John McCain Defeats Mitt Romney in New Hampshire

by Mike on January 8, 2008

in Election 2008,Politics

John McCain has won his second consecutive New Hampshire primary, comfortably defeating Mitt Romney. As a result, some in the media are now rushing to call McCain the Republican frontrunner. Poppycock. The GOP has no frontrunner, but the dynamics of the race have indeed changed.

Our party had a frontrunner at one time, but he was defeated in what was, in effect, the earliest primary ever held. I’m talking about the 2006 Virginia Senate race in which Jim Webb defeated George Allen. Way back then, Allen was the only viable candidate who appealed to the three main factions of the Republican Party (fiscal conservatives, social conservatives, and foreign policy conservatives). With Allen’s political career prematurely terminated, Republicans were left without an obvious frontrunner and many of its voters, myself included, were left in undecided limbo.

When the race began, Mitt Romney was the moderate Governor of Massachusetts whose national poll numbers were in the low single digits, but he had a plan. Realizing that our party had no frontrunner and that each candidate would have to pick and choose states in which to fight their battles, Romney wisely chose to invest his time and resources in Iowa and New Hampshire. As the campaign progressed, he shifted his tone if not his positions on some issues in an attempt to appeal to all three of the Republican Party’s factions. This strategy was somewhat successful. Although his national numbers were not that high until very recently, he became the frontrunner in both Iowa and New Hampshire. He chose his battlegrounds.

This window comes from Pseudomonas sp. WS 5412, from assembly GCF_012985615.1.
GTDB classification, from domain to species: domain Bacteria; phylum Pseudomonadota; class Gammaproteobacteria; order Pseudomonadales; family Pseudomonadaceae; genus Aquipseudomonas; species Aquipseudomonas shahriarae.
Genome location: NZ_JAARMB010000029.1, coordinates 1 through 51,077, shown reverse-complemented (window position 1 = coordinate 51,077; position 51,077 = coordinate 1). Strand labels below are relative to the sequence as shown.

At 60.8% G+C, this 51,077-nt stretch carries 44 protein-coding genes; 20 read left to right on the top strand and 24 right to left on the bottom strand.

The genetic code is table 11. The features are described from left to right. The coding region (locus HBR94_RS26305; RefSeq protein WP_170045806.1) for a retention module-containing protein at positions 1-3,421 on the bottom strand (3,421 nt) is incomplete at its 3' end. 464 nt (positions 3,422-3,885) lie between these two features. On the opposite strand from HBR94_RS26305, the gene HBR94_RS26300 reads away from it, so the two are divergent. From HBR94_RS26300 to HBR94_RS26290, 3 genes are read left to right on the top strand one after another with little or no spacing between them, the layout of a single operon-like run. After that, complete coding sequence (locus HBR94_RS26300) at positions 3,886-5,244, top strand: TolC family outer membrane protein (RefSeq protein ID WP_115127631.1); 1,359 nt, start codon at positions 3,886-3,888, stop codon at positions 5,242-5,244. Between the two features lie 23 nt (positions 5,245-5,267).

Unfortunately for Romney, other candidates who were not true national frontrunners also chose their battlegrounds. Mike Huckabee chose Iowa. John McCain chose New Hampshire. Fred Thompson chose South Carolina. Rudy Giuliani chose Florida. Thompson and Giuliani still have winnable battlegrounds left to fight. Huckabee and now McCain are in even better shape, having won their chosen battlegrounds.

Unlike these other candidates, Mitt Romney has been defeated in not one, but both of his hand-picked battlegrounds. He now risks losing his “home state” of Michigan as well. This string of defeats for Romney should cause his conservative supporters to consider the only other candidate who appeals to all three GOP factions. With Mitt Romney losing the crowned jewels of his early state strategy, with tax-hike Mike Huckabee stronger than ever, with pro-amnesty John McCain surging, with pro-choice Rudy Giuliani waiting in the wings, and with winnable South Carolina on the horizon, it is time for conservatives to come home and support one of their own. It is time to support Fred Thompson.

AP photo

{ 1 comment… read it below or add one }

Ryan January 9, 2008 at 4:55 pm

I still think that it’s too early to count anyone out on the Republican side: three contests plus three different winners equals no clear frontrunner. While things might look bad for Romney, I’d wait until we have some primaries where non-media bluffing actual conservatives can vote in large true numbers to select their candidates. Iowa and New Hampshire play against the perceived conventional wisdom and too many independents muddy the waters. Without a clear frontrunner, one needs to wait until a few more contests are decided. If Mitt can make himself still seem electable (despite the MSM’s best push to thwart him), he’s not finished, nor is anyone until Super Tuesday as I see it. 29 states will have already had their contests by Wednesday morning, 22 of them on Tuesday itself! When the dust settles, we could still see a distinct Giuliani v. SWMNBN race by the end of February.

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